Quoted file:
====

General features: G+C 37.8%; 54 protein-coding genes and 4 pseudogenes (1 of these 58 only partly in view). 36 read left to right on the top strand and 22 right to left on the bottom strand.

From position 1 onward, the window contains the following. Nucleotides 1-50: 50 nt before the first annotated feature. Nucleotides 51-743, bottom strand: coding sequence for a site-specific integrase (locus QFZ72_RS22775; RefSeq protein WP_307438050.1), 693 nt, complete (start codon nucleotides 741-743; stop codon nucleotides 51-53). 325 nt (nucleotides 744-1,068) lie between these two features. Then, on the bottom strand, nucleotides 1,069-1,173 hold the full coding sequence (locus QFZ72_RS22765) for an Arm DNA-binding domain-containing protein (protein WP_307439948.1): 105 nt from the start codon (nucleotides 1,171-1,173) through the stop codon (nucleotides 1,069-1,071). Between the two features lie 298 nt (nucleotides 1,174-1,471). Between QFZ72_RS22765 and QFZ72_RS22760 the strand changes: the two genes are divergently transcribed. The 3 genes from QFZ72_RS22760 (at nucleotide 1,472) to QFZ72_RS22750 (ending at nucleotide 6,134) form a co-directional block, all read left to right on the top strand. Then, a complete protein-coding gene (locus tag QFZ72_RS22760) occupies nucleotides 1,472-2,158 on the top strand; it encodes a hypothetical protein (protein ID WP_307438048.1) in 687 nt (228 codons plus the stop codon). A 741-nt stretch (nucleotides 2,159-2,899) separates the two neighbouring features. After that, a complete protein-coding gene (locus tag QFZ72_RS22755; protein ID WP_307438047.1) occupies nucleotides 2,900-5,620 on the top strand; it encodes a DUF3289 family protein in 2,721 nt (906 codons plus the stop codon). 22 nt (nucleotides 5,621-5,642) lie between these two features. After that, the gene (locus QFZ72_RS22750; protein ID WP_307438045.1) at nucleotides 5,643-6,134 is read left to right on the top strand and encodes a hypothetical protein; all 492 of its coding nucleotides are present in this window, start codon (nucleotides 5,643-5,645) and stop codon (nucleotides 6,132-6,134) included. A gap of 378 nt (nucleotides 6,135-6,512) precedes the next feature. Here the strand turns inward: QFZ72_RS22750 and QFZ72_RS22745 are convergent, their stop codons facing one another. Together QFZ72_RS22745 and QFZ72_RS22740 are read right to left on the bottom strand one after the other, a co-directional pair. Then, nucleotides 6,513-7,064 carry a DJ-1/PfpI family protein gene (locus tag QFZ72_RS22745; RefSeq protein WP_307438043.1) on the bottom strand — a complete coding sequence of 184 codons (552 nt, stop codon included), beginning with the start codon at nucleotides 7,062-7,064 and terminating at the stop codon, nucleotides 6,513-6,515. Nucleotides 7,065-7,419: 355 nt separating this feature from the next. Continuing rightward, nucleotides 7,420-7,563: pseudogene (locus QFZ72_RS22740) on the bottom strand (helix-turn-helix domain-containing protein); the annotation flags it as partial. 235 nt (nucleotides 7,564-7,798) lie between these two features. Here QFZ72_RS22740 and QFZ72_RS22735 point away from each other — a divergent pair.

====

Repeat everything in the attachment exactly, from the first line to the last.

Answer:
General features: G+C 37.8%; 54 protein-coding genes and 4 pseudogenes (1 of these 58 only partly in view). 36 read left to right on the top strand and 22 right to left on the bottom strand.

From position 1 onward, the window contains the following. Nucleotides 1-50: 50 nt before the first annotated feature. Nucleotides 51-743, bottom strand: coding sequence for a site-specific integrase (locus QFZ72_RS22775; RefSeq protein WP_307438050.1), 693 nt, complete (start codon nucleotides 741-743; stop codon nucleotides 51-53). 325 nt (nucleotides 744-1,068) lie between these two features. Then, on the bottom strand, nucleotides 1,069-1,173 hold the full coding sequence (locus QFZ72_RS22765) for an Arm DNA-binding domain-containing protein (protein WP_307439948.1): 105 nt from the start codon (nucleotides 1,171-1,173) through the stop codon (nucleotides 1,069-1,071). Between the two features lie 298 nt (nucleotides 1,174-1,471). Between QFZ72_RS22765 and QFZ72_RS22760 the strand changes: the two genes are divergently transcribed. The 3 genes from QFZ72_RS22760 (at nucleotide 1,472) to QFZ72_RS22750 (ending at nucleotide 6,134) form a co-directional block, all read left to right on the top strand. Then, a complete protein-coding gene (locus tag QFZ72_RS22760) occupies nucleotides 1,472-2,158 on the top strand; it encodes a hypothetical protein (protein ID WP_307438048.1) in 687 nt (228 codons plus the stop codon). A 741-nt stretch (nucleotides 2,159-2,899) separates the two neighbouring features. After that, a complete protein-coding gene (locus tag QFZ72_RS22755; protein ID WP_307438047.1) occupies nucleotides 2,900-5,620 on the top strand; it encodes a DUF3289 family protein in 2,721 nt (906 codons plus the stop codon). 22 nt (nucleotides 5,621-5,642) lie between these two features. After that, the gene (locus QFZ72_RS22750; protein ID WP_307438045.1) at nucleotides 5,643-6,134 is read left to right on the top strand and encodes a hypothetical protein; all 492 of its coding nucleotides are present in this window, start codon (nucleotides 5,643-5,645) and stop codon (nucleotides 6,132-6,134) included. A gap of 378 nt (nucleotides 6,135-6,512) precedes the next feature. Here the strand turns inward: QFZ72_RS22750 and QFZ72_RS22745 are convergent, their stop codons facing one another. Together QFZ72_RS22745 and QFZ72_RS22740 are read right to left on the bottom strand one after the other, a co-directional pair. Then, nucleotides 6,513-7,064 carry a DJ-1/PfpI family protein gene (locus tag QFZ72_RS22745; RefSeq protein WP_307438043.1) on the bottom strand — a complete coding sequence of 184 codons (552 nt, stop codon included), beginning with the start codon at nucleotides 7,062-7,064 and terminating at the stop codon, nucleotides 6,513-6,515. Nucleotides 7,065-7,419: 355 nt separating this feature from the next. Continuing rightward, nucleotides 7,420-7,563: pseudogene (locus QFZ72_RS22740) on the bottom strand (helix-turn-helix domain-containing protein); the annotation flags it as partial. 235 nt (nucleotides 7,564-7,798) lie between these two features. Here QFZ72_RS22740 and QFZ72_RS22735 point away from each other — a divergent pair.